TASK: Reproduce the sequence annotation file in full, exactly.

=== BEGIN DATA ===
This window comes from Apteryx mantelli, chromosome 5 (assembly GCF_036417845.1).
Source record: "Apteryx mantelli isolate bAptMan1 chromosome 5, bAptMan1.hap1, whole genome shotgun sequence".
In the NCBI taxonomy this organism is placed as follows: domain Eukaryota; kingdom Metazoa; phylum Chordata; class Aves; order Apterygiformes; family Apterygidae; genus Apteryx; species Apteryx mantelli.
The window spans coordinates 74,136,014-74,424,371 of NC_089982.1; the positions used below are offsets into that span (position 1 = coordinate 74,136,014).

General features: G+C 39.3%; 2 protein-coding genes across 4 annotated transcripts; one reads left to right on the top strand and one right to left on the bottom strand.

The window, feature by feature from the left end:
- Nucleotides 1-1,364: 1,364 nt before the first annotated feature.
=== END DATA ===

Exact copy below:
This window comes from Apteryx mantelli, chromosome 5 (assembly GCF_036417845.1).
Source record: "Apteryx mantelli isolate bAptMan1 chromosome 5, bAptMan1.hap1, whole genome shotgun sequence".
In the NCBI taxonomy this organism is placed as follows: domain Eukaryota; kingdom Metazoa; phylum Chordata; class Aves; order Apterygiformes; family Apterygidae; genus Apteryx; species Apteryx mantelli.
The window spans coordinates 74,136,014-74,424,371 of NC_089982.1; the positions used below are offsets into that span (position 1 = coordinate 74,136,014).

General features: G+C 39.3%; 2 protein-coding genes across 4 annotated transcripts; one reads left to right on the top strand and one right to left on the bottom strand.

The window, feature by feature from the left end:
- Nucleotides 1-1,364: 1,364 nt before the first annotated feature.